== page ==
However, by 1968, and particularly in America, the word conglomerate was becoming bad news, and rightly so in many ways, because there are very few well-run conglomerates. They are the exception rather than the rule and it definitely needs a genius to run one well. So we had a good think about the situation and we decided as a Board to divest ourselves of our various industrial interests and to concentrate our activities in five main areas. These areas were banking, investment, insurance, property and overseas interests. Now banking, investment, insurance and property all have some very attractive features in common. They all interlink, they are all financial, they are all expanding areas, they are not labour intensive, and they will all benefit substantially from Britain's entry into the Common Market.
As I have said, from 1964 to 1968 we were busy building a diverse conglomerate. From 1968 to 1971 we were divesting ourselves of our industrial interest and in parallel to that putting our money and effort into banking, investment, insurance, property and overseas. Now the sale of 500 different companies is no easy task and we had to tackle it in several different ways. The main method was the satellite of associated company concept. This was where we sold a firm we owned into a public company, usually a small one, for shares in that public company. We installed as Chief Executive a very able young man, who in some cases had been trained by us. We kept a substantial stake in that company and it became an active banking client of ours. This concept was quite new when we first used it but it is becoming more popular now. It had three great advantages. First of all it helped us in our programme of divesting ourselves of a subsidiary company by the sale of our interest. Secondly it created an active banking client, and thirdly it enabled us to offer excellent positions and exciting opportunities in these client companies to people from our central team. Many of these men are very able and ambitious and would have wanted to leave us to build their own businesses anyway, so it enabled us to have a continuing stake in their talents as opposed to losing them altogether.
One excellent example I can give is a company called Ralli International. One of our most able executives, Malcolm Horsman, wanted to leave Stater Walker and set up on his own. We therefore helped him to take control of Ralli International and Slater Walker took a substantial stake in it. Last year Slater Walker initiated an agreed merger with Bowater and Malcolm Horsman is now its Deputy Chairman and Managing Director. Bowater cum Ralli is now capitalized at over $500 million and is already a very powerful international company in its own right. Needless to say, Slater Walker has enjoyed excellent capital appreciation on its Ralli International shares and in their new form they remain an excellent long term investment.
Another method we adopted was to float off the majority interest in a company to the public, forming in effect a new public company. For example, we had bought three separate listed companies in the rubber manufacturing business which we put together as a group. We improved their profits substantially by rationalization and streamlining and then, under the name of Allied Polymer Group, we floated them off to the public, again retaining a substantial stake. The shares in this company have since then continued to appreciate in value.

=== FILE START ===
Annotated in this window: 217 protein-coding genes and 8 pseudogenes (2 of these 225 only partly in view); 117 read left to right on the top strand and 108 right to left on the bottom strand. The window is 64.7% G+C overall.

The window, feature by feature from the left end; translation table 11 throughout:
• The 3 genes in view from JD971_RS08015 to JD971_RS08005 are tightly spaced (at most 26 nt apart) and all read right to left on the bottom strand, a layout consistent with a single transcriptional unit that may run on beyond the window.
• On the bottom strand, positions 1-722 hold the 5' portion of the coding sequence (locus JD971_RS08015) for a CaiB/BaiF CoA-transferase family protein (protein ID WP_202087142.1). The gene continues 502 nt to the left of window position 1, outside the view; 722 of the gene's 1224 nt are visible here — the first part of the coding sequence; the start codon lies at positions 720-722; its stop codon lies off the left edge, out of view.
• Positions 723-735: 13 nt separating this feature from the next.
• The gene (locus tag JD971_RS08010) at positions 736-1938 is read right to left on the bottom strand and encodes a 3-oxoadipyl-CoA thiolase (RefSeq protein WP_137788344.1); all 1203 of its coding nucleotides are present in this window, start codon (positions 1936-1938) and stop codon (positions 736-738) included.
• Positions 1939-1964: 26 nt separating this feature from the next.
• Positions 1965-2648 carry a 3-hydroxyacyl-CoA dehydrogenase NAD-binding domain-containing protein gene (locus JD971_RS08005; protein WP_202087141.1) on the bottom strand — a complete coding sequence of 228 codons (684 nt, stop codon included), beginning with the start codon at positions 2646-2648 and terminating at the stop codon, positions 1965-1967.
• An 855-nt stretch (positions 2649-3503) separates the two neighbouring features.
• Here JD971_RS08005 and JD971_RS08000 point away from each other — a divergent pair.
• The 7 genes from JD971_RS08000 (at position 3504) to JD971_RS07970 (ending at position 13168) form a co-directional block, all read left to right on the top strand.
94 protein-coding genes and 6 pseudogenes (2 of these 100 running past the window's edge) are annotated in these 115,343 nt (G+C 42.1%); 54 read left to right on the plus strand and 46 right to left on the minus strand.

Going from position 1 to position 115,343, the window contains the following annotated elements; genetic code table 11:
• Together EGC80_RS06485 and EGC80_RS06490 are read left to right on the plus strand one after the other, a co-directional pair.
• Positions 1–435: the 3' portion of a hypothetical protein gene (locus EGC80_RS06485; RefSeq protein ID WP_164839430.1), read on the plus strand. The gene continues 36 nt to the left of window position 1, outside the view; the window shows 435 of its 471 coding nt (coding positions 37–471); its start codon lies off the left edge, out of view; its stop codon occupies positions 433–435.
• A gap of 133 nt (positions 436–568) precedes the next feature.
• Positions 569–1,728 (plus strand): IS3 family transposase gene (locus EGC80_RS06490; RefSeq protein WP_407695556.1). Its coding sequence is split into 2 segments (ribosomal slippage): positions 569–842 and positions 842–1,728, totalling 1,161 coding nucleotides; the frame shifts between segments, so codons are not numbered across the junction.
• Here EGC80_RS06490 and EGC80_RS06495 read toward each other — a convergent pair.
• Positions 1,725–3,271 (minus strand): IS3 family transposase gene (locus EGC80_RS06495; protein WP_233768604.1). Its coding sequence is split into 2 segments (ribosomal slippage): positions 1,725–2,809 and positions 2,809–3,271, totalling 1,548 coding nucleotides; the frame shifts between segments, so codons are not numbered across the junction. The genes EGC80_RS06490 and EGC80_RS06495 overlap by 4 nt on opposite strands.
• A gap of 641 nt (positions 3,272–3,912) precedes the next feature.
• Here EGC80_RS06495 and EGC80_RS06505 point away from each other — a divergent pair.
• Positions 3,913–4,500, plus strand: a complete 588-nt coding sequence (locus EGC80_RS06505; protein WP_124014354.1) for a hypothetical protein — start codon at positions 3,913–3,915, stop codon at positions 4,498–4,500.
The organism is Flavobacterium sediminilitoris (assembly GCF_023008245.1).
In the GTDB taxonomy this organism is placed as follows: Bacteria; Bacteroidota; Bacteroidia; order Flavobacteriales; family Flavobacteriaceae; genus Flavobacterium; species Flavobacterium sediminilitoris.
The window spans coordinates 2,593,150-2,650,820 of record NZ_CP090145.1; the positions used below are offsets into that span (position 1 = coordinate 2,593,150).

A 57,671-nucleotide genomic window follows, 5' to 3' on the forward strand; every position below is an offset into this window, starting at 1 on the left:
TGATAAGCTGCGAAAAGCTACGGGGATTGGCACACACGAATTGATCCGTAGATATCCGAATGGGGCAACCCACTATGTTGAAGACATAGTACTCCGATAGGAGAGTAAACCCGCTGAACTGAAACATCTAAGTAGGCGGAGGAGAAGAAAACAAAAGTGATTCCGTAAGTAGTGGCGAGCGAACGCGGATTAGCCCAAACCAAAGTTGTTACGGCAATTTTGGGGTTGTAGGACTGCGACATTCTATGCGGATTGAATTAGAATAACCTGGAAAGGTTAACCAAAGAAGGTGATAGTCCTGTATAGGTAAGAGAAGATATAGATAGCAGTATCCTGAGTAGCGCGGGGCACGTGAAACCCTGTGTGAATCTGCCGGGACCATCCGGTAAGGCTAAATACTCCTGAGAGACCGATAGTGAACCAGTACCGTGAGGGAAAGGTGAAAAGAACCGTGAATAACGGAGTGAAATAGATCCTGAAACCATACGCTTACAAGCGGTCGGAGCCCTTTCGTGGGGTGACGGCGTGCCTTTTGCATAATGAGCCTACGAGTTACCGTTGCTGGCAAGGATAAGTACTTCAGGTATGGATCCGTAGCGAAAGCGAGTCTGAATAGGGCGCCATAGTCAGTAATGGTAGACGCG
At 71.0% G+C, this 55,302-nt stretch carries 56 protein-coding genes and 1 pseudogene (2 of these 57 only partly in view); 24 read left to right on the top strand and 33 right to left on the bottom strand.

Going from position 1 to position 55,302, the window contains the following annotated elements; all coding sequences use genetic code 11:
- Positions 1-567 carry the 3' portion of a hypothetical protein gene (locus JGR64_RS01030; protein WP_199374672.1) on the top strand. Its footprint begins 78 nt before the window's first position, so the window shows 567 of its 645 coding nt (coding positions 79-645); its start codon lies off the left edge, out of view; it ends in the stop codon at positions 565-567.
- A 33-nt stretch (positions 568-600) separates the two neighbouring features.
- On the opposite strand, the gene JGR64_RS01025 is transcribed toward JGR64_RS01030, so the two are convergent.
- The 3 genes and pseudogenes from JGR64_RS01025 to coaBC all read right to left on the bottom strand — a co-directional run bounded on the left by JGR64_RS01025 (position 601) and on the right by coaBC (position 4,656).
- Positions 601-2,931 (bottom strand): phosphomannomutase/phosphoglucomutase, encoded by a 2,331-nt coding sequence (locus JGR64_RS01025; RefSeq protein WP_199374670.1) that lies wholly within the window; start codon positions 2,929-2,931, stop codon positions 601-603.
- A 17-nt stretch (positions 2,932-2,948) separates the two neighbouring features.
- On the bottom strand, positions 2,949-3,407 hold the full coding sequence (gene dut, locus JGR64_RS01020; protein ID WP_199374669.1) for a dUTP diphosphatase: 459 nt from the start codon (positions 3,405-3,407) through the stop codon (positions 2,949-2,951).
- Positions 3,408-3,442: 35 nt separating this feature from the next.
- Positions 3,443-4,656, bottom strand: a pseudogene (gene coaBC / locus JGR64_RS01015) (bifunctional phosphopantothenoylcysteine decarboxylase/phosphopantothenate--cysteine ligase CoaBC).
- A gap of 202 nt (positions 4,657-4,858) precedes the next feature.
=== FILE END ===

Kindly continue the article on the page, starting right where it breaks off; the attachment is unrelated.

The third method was the straightforward and conventional sale of a company to a willing buyer. A good example of this was Dollond & Aitchison which was the leading firm of optical retailers and manufacturers in Britain. Here again, we had formed a group, having bought two other companies of a similar nature, put them all together and considerably improved profits. We then sold the group for cash to a tobacco company which was seeking to diversify outside the tobacco industry.
It was very hard work, selling off all these diverse interests during this three-year period, and in parallel building up in the chosen areas of banking, investment, insurance, property and overseas. It is a major challenge for any company to achieve a complete change of direction. Looking at our position now, we are, in investment banking terms, obtaining a significant share of the corporate finance business available in Britain. We are very well established in investment management where the outside funds under our control are now in excess of $600 million. As far as property is concerned, we now have, with our stakes in various quoted property companies, plus direct investment in certain properties themselves in London and other European centres, an aggregate portfolio of $300 million. In insurance, we have a composite company, a general life company and an industrial life company. We cover all aspects of insurance and this sector is going from strength to strength. That sums up the U.K. story.
We have, of course, also been very busy overseas. In Australia, which was our first overseas venture, we have a company which is now capitalized at $65 million. It was very successful at first but we ran into management problems about two years ago. The company has now been reorganized and seems well based for future expansion. In South Africa our company has been an unqualified success. From a base market capitalization of $2 million, with acquisitions and organic growth, the company has now grown to $140 million. Our stake in that company is now just over 30%.